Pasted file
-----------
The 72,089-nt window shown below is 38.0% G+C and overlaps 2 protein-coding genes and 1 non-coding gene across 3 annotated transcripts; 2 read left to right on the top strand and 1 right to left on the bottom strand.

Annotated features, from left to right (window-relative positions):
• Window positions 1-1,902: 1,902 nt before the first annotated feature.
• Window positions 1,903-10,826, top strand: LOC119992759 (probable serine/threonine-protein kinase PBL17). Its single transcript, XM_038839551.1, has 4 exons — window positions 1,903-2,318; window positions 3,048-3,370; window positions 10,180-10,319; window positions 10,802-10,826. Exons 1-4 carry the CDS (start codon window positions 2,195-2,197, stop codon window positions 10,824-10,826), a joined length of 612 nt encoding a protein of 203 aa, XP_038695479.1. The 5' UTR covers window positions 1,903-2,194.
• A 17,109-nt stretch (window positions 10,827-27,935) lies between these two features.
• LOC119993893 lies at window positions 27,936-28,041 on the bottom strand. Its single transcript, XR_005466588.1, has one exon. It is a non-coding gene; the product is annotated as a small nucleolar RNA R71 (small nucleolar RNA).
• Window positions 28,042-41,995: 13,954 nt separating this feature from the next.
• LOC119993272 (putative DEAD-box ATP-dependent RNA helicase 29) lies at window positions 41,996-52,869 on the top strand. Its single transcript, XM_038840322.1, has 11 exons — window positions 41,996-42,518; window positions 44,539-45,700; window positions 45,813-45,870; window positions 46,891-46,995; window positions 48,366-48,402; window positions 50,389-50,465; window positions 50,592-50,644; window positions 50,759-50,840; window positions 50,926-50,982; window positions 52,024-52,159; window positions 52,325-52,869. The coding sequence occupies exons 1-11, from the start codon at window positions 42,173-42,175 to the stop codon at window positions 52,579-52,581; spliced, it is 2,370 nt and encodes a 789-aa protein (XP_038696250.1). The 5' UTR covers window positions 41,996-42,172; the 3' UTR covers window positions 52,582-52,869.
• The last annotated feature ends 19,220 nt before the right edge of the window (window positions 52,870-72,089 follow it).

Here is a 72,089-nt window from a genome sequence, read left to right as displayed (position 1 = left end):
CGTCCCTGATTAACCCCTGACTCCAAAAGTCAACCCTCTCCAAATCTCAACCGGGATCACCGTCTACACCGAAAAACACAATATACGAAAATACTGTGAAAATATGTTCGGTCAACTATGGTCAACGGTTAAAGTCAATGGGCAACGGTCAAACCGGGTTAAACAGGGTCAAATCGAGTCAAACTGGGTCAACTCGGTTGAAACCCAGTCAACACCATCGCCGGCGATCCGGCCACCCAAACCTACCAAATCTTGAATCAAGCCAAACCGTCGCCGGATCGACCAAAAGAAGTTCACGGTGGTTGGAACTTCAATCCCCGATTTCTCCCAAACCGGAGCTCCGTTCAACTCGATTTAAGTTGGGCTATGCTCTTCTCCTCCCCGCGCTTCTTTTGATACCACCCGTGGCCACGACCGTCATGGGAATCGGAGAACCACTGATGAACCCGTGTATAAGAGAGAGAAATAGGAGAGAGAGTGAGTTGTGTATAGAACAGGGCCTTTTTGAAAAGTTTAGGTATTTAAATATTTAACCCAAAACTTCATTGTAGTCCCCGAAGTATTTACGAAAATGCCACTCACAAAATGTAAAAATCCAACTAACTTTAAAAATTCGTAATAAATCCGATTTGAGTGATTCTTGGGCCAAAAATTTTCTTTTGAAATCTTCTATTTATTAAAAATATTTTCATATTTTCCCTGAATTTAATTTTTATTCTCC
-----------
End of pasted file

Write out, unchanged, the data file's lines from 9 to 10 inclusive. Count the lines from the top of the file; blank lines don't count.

• The last annotated feature ends 19,220 nt before the right edge of the window (window positions 52,870-72,089 follow it).

Here is a 72,089-nt window from a genome sequence, read left to right as displayed (position 1 = left end):